The Christ House journey toward what we are today began in 1974 when Allen and Janelle Goetcheus accepted an assignment to serve as hospital missionaries in Pakistan. While waiting for visas, Janelle, a physician, and Allen, a United Methodist minister, visited the Church of the Saviour and some of its ministries in the District. By 1976, the Goetcheus’s had moved to Washington and helped to found their first of several health care ministries; 1977 saw the opening of Crossroad Health Ministry, Community of Hope was started in 1978, Columbia Road Health Services began in 1979, and a satellite clinic opened in 1981 at SOME (So Others Might Eat).
Each day during those years, Janelle walked past the abandoned building that is now the home of Christ House. Homeless people slept on the steps or snuck inside during cold weather. At the same time, Janelle became aware that hospitals would discharge the uninsured more quickly than other patients, meaning that homeless people had to recuperate from major illness or surgeries while living on the streets or in shelters. She and Allen “called” together five other members of the Church of the Saviour community to create a prayerful mission group that included Marja and David Hilfiker, Don and Ellen Martin, and Sister Marcella Jordan. Together, these seven receive credit for envisioning and creating Christ House.
Eventually Janelle shared the mission group’s concerns about the lack of accessibility for sick homeless people with Gordon Cosby, pastor of the Church of the Saviour. He in turn spoke with a woman who decided to anonymously donate $2.5 million to purchase and renovate the abandoned building, and provide the first few months of operating costs.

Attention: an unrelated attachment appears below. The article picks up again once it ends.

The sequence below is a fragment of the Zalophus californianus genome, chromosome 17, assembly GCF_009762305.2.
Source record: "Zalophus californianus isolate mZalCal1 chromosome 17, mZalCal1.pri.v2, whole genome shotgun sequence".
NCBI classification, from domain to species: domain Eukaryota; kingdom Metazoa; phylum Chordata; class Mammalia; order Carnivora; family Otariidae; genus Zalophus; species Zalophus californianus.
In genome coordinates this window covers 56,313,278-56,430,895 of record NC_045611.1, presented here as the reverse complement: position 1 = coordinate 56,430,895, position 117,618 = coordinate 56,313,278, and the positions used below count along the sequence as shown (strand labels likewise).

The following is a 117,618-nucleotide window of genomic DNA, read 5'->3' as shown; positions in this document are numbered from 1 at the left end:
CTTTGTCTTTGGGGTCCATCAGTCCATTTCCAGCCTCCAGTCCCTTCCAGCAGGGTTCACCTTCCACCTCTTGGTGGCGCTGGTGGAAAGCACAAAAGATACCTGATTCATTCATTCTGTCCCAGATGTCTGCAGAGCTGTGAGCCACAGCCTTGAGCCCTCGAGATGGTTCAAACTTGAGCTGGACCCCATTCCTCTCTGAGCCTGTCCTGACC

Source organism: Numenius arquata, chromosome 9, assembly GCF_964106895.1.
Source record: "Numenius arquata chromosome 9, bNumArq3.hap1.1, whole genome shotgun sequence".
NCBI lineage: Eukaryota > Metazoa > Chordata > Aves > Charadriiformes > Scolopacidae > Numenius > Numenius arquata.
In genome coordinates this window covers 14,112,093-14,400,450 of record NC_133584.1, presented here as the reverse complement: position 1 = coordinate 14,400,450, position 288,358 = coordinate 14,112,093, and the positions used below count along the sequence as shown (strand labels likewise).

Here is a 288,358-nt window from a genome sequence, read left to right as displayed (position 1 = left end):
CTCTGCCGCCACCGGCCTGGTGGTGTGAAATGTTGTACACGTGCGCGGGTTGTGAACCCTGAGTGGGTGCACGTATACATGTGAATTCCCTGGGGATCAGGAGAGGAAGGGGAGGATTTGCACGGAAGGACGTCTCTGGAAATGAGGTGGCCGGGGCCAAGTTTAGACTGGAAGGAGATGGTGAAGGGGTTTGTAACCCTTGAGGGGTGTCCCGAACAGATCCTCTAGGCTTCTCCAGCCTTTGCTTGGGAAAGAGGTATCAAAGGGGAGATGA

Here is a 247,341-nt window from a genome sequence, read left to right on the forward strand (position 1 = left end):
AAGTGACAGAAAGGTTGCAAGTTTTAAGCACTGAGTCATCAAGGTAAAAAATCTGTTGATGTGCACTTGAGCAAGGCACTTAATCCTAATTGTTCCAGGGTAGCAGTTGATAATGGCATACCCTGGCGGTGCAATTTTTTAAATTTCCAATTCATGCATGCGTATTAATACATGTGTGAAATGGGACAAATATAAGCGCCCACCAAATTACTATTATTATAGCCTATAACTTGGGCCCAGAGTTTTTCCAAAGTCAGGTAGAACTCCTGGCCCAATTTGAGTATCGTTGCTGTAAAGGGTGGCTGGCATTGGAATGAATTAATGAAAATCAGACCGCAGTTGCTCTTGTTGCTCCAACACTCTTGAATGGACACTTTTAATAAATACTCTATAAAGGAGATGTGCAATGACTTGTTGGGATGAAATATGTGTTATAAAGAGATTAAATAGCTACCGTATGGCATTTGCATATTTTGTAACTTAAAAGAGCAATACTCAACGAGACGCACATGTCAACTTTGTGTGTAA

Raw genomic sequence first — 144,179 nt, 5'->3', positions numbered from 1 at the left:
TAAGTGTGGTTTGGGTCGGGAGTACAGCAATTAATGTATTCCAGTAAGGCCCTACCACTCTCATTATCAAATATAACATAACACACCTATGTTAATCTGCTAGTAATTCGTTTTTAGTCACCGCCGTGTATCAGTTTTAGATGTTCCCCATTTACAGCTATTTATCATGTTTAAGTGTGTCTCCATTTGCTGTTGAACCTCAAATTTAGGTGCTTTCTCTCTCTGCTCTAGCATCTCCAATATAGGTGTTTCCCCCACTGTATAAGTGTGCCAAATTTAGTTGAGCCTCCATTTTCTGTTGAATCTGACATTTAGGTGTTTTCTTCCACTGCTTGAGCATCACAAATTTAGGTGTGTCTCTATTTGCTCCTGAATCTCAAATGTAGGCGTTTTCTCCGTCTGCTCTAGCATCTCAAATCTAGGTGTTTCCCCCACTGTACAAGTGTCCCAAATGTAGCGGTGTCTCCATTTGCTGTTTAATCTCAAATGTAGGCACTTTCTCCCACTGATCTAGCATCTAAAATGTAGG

On another front, a group of private citizens and public officials prepared a grant proposal for the Robert Wood Johnson Foundation. In 1985, Washington, D.C., became one of 19 cities in the U.S. that received funding to provide medical outreach to the homeless. The plan contained four tiers, including medical clinics in the shelters, case managers to link the homeless to public and private health services, a 24-hour respite care facility, and linkages to area hospitals for in-patient treatment.
On February 1, 1985, the Health Care for the Homeless Project (which is now known as Unity Health Care) opened its first two clinics in local shelters in accordance with tier one of the Robert Wood Johnson plan. Christ House opened on December 24, 1985, as the respite facility outlined in tier three of the proposal.
Janelle Goetcheus was named Doctor of the Year by the American Academy of Family Physicians in 1991, and was deemed a “Woman of Mercy” by the Sisters of Mercy in 1988. She was inducted into the District of Columbia Women’s Hall of Fame in 1989, received the 1990 Good Samaritan Award from the National Catholic Development Conference, was recognized as the Public Citizen of the Year in 1993 by the National Association of Social Workers, and was named a Washingtonian of the Year in 1995 by Washingtonian Magazine. Also in ’95, Janelle was recognized by her alma mater as Distinguished Medical Alumne at the University of Indiana School of Medicine. She received the 2002 American Medical Association Pride in Profession Award.
Janelle continues today to serve as the founding Medical Director at Christ House, Columbia Road Health Services, and Unity Health Care.